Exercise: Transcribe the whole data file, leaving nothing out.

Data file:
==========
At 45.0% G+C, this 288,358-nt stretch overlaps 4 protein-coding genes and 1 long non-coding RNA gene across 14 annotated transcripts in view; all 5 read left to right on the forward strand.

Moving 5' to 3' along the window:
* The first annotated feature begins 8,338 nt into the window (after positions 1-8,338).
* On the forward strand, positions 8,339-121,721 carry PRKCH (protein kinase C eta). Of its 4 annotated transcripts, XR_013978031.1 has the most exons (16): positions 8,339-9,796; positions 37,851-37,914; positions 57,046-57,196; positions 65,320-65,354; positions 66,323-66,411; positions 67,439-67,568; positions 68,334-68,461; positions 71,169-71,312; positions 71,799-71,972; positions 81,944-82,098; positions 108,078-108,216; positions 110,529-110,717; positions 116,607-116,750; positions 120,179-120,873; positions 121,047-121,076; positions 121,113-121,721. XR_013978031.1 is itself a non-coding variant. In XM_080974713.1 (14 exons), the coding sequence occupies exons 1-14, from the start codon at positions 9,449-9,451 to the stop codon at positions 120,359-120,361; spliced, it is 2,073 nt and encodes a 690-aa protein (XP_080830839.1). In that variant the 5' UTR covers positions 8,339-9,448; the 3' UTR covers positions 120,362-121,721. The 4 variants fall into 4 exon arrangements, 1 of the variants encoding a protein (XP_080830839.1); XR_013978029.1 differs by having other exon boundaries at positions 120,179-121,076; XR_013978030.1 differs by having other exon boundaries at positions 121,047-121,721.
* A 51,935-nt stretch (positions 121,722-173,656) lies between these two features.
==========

At 45.0% G+C, this 288,358-nt stretch overlaps 4 protein-coding genes and 1 long non-coding RNA gene across 14 annotated transcripts in view; all 5 read left to right on the forward strand.

Moving 5' to 3' along the window:
* The first annotated feature begins 8,338 nt into the window (after positions 1-8,338).
* On the forward strand, positions 8,339-121,721 carry PRKCH (protein kinase C eta). Of its 4 annotated transcripts, XR_013978031.1 has the most exons (16): positions 8,339-9,796; positions 37,851-37,914; positions 57,046-57,196; positions 65,320-65,354; positions 66,323-66,411; positions 67,439-67,568; positions 68,334-68,461; positions 71,169-71,312; positions 71,799-71,972; positions 81,944-82,098; positions 108,078-108,216; positions 110,529-110,717; positions 116,607-116,750; positions 120,179-120,873; positions 121,047-121,076; positions 121,113-121,721. XR_013978031.1 is itself a non-coding variant. In XM_080974713.1 (14 exons), the coding sequence occupies exons 1-14, from the start codon at positions 9,449-9,451 to the stop codon at positions 120,359-120,361; spliced, it is 2,073 nt and encodes a 690-aa protein (XP_080830839.1). In that variant the 5' UTR covers positions 8,339-9,448; the 3' UTR covers positions 120,362-121,721. The 4 variants fall into 4 exon arrangements, 1 of the variants encoding a protein (XP_080830839.1); XR_013978029.1 differs by having other exon boundaries at positions 120,179-121,076; XR_013978030.1 differs by having other exon boundaries at positions 121,047-121,721.
* A 51,935-nt stretch (positions 121,722-173,656) lies between these two features.